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Check out a Q&A to understand the perspective of a new teacher just two months into her career.


Walking into Angelina Cook’s classroom at Eagle Ridge Elementary in Paradise Valley School District, you will notice community agreements posted on the wall, bright bulletin boards filled with student work, and a welcoming smile on this first-year teacher’s face. She has created a warm environment for the kindergarten students that fill her classroom each day all the while keeping academic development at the heart of her focus. Read more to get her feelings and thoughts two months into her first year of teaching. Cook brings us hope and admiration for all new teachers. It shows how solid teacher preparation programs that provide ample time in the classroom, during preservice years, make an impact on the self-efficacy and confidence of first-year teachers.

How are you feeling?   

“I am feeling great! My student teaching through the ASU iTeachAZ program has really prepared me for everything that I have been experiencing. It’s helped me with everything from lesson planning, classroom management, to upholding my professionalism. I owe every compliment and comment of a job well done on the program! It has also been fun connecting with the families of my students! I always leave about 10- to 5 minutes after school every day to socialize with the parents of my kids and let them know of the fun little parts of the day! (I’m currently working on a kindergarten first-year teachers survival guide blog).”

What has surprised you about teaching thus far?

“Just how much more the kids have taught me. Kindergarteners go at their own pace and that was something I learned quickly. You are teaching them how to be a student in a school. You are teaching them what is right and wrong and how to use their words to tell how they feel. If you do plan to teach them, you have to make the lesson 10 minutes max and then move on! Otherwise, you will have a flood of behavior problems! “

In terms of support, what is/has been most helpful?      

“The staff! I do not just mean in my school either. Everyone in the district has been so supportive! My mentor teacher, Jen Nelson, has been so great in sending me resources and being available to chat about my classroom experience thus far. My principal, Allison Barbor, has been great on being available to answer any questions that I might have. I feel like I can walk up to anyone at my school and ask them a question, and they are always more than willing to help.”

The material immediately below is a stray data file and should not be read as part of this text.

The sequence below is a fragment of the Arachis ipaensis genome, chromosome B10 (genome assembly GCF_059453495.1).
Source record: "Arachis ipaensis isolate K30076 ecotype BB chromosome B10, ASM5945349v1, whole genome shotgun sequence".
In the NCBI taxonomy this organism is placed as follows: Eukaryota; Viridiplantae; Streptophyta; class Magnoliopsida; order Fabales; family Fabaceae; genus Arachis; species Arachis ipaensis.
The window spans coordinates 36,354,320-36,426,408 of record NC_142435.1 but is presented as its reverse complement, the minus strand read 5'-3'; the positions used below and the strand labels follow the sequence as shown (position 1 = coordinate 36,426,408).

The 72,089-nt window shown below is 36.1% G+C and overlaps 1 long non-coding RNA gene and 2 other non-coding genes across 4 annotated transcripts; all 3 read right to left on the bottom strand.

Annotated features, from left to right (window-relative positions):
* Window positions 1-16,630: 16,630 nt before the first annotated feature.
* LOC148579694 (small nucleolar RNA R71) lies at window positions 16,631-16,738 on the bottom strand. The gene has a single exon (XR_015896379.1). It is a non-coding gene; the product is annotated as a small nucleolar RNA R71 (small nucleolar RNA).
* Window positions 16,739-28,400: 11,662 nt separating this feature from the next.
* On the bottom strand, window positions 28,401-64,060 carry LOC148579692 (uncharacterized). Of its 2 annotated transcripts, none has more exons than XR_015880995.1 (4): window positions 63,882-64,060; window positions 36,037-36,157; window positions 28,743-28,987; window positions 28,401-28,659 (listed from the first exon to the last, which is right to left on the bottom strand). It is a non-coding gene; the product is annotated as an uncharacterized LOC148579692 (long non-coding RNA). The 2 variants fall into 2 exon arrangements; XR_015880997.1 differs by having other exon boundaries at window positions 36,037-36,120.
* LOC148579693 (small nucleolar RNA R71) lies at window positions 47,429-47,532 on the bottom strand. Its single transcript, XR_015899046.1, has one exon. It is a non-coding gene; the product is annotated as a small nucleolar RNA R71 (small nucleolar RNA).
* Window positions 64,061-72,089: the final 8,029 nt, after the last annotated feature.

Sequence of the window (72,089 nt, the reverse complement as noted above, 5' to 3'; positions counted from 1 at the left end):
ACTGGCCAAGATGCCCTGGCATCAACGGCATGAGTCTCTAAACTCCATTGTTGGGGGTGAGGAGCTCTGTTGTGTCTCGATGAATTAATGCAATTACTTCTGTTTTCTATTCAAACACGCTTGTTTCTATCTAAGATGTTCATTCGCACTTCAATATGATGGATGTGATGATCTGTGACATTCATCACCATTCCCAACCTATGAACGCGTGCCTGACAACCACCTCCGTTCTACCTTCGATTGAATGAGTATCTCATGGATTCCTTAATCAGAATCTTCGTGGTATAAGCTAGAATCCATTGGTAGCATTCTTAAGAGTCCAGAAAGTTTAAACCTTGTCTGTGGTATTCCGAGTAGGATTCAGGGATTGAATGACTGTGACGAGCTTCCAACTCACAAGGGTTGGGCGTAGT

How are you finding balance?

“I cut myself off and make a designated  ‘late’ night. No matter what I am doing on Mondays, Wednesdays, and Fridays I cut myself off from work at 4 p.m., and I go to the gym to relax from the day. Tuesdays are usually meeting days and Thursdays are usually my late night to work on lesson plans, make copies, and get everything ready for the next week. This makes the weekend free for quality time for my husband, family, friends, and myself.”

What excites you about your new position?

“The kids. As a kindergarten teacher I have already seen so much progress in the first month. Not just in the academic way, but in their social and emotional development and watching them learn to be apart of a community. For example, I have a lot of kids that are only children and so sharing was difficult. Now those kids are great with sharing and taking turns with their peers and working well with others. *Knock on wood!*”

What is one thing you wish you could have a “do over on” and how would you do it differently?

There are times that I am so busy teaching these little kids how to be a student and teaching them the expectations that I forget that sometimes their behavior is them really telling me what is wrong. I had a student who had a really rough week in every definition of the word. I was talking to his parents and was told of some hardships the student was going through. The student was not showing any signs of these at home, just at school. It was then when I realized that the student was trying to tell me what was wrong with him in his own way. I have a lot of students who are dealing with some adult stuff and they do not know how to process it. I have been teaching myself to look out for patterns or key things that set off some students and try to make the learning environment fit that student best. It is not always easy, but once I reminded myself to see the student and not the behavior at hand and see the behavior as a way that the student was trying to connect and tell me what was wrong, I have been able to create strong bonds with those students and help them better. It has made me a better teacher already.”


Cook mentions the support she is receiving in her district is a contributing factor to her success. Check out How Teacher-Mentors Are Changing Education and Mentors Mold Teacher Leaders to read more on how mentoring effectively supports the newest teachers to our profession.

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